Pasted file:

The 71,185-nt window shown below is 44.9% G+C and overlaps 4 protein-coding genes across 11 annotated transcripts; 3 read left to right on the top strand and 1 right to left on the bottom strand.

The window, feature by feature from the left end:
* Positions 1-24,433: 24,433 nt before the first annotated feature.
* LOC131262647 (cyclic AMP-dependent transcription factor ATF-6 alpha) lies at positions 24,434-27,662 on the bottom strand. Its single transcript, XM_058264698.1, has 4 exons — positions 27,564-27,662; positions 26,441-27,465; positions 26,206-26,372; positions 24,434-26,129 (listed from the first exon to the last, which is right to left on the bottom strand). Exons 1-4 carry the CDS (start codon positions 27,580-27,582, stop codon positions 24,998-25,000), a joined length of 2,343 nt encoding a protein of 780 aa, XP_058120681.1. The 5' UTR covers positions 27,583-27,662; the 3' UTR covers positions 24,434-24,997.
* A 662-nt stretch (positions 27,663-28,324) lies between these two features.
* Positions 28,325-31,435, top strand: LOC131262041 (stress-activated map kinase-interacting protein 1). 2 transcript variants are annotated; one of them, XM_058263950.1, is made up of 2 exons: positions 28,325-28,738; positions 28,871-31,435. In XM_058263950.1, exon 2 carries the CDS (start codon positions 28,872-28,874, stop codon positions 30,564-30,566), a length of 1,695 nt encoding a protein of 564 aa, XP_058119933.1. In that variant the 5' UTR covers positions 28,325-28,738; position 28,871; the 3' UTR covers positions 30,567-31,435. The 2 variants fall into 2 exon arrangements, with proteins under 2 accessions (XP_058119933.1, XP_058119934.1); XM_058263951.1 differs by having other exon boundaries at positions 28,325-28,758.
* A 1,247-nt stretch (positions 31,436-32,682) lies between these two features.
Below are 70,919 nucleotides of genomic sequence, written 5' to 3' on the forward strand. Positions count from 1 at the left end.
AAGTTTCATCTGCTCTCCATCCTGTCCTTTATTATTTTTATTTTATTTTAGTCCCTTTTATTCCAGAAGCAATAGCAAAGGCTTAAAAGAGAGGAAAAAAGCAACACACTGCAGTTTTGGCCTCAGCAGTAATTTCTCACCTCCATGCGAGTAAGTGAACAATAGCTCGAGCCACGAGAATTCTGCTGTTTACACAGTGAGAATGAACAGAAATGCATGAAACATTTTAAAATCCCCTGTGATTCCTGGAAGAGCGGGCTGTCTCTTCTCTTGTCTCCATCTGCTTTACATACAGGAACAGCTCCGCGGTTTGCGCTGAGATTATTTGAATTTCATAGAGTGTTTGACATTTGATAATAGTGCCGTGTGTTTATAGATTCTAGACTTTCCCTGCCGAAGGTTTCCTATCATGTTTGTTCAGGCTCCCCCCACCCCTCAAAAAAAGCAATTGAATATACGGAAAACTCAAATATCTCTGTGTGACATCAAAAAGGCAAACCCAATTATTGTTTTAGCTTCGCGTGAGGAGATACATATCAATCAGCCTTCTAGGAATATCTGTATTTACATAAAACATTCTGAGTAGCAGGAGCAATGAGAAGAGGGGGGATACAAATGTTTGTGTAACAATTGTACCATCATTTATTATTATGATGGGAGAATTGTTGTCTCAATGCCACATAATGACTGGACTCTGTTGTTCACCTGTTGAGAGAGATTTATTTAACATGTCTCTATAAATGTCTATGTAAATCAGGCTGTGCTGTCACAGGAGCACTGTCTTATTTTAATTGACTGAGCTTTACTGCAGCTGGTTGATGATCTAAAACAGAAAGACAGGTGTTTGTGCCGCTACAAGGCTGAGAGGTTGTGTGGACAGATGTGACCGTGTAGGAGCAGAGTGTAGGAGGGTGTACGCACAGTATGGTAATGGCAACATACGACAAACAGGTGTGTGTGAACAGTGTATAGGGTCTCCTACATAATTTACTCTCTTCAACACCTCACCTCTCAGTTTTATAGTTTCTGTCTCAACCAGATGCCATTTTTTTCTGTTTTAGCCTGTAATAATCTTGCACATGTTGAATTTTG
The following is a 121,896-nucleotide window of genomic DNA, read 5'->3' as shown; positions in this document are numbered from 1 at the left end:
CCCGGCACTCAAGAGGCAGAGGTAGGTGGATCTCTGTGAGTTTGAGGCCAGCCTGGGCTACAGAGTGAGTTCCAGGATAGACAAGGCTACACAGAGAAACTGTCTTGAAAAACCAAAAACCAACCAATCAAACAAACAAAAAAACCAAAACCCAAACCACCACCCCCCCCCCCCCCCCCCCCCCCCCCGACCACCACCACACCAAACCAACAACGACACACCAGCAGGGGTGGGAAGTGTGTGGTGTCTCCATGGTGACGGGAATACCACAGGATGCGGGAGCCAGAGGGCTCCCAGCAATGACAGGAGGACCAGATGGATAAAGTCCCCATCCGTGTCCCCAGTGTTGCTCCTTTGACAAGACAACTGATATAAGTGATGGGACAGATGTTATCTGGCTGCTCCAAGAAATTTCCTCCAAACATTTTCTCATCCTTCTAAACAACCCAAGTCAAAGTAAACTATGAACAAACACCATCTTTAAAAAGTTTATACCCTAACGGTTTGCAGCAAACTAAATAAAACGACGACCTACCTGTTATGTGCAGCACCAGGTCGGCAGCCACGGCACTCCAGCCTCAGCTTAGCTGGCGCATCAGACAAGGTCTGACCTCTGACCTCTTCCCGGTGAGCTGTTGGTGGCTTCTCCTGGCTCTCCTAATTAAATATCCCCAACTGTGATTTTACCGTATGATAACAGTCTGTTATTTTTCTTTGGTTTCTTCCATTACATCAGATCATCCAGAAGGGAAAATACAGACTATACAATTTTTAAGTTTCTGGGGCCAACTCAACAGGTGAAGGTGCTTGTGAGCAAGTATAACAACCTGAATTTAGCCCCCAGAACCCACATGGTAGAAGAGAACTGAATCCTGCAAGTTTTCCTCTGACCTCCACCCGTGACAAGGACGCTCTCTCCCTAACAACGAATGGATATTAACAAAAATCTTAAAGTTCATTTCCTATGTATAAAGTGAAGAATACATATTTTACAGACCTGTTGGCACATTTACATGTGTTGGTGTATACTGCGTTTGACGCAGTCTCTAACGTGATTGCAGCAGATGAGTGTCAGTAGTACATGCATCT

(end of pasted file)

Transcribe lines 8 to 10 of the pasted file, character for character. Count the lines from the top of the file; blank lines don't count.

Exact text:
Below are 70,919 nucleotides of genomic sequence, written 5' to 3' on the forward strand. Positions count from 1 at the left end.
AAGTTTCATCTGCTCTCCATCCTGTCCTTTATTATTTTTATTTTATTTTAGTCCCTTTTATTCCAGAAGCAATAGCAAAGGCTTAAAAGAGAGGAAAAAAGCAACACACTGCAGTTTTGGCCTCAGCAGTAATTTCTCACCTCCATGCGAGTAAGTGAACAATAGCTCGAGCCACGAGAATTCTGCTGTTTACACAGTGAGAATGAACAGAAATGCATGAAACATTTTAAAATCCCCTGTGATTCCTGGAAGAGCGGGCTGTCTCTTCTCTTGTCTCCATCTGCTTTACATACAGGAACAGCTCCGCGGTTTGCGCTGAGATTATTTGAATTTCATAGAGTGTTTGACATTTGATAATAGTGCCGTGTGTTTATAGATTCTAGACTTTCCCTGCCGAAGGTTTCCTATCATGTTTGTTCAGGCTCCCCCCACCCCTCAAAAAAAGCAATTGAATATACGGAAAACTCAAATATCTCTGTGTGACATCAAAAAGGCAAACCCAATTATTGTTTTAGCTTCGCGTGAGGAGATACATATCAATCAGCCTTCTAGGAATATCTGTATTTACATAAAACATTCTGAGTAGCAGGAGCAATGAGAAGAGGGGGGATACAAATGTTTGTGTAACAATTGTACCATCATTTATTATTATGATGGGAGAATTGTTGTCTCAATGCCACATAATGACTGGACTCTGTTGTTCACCTGTTGAGAGAGATTTATTTAACATGTCTCTATAAATGTCTATGTAAATCAGGCTGTGCTGTCACAGGAGCACTGTCTTATTTTAATTGACTGAGCTTTACTGCAGCTGGTTGATGATCTAAAACAGAAAGACAGGTGTTTGTGCCGCTACAAGGCTGAGAGGTTGTGTGGACAGATGTGACCGTGTAGGAGCAGAGTGTAGGAGGGTGTACGCACAGTATGGTAATGGCAACATACGACAAACAGGTGTGTGTGAACAGTGTATAGGGTCTCCTACATAATTTACTCTCTTCAACACCTCACCTCTCAGTTTTATAGTTTCTGTCTCAACCAGATGCCATTTTTTTCTGTTTTAGCCTGTAATAATCTTGCACATGTTGAATTTTG
The following is a 121,896-nucleotide window of genomic DNA, read 5'->3' as shown; positions in this document are numbered from 1 at the left end: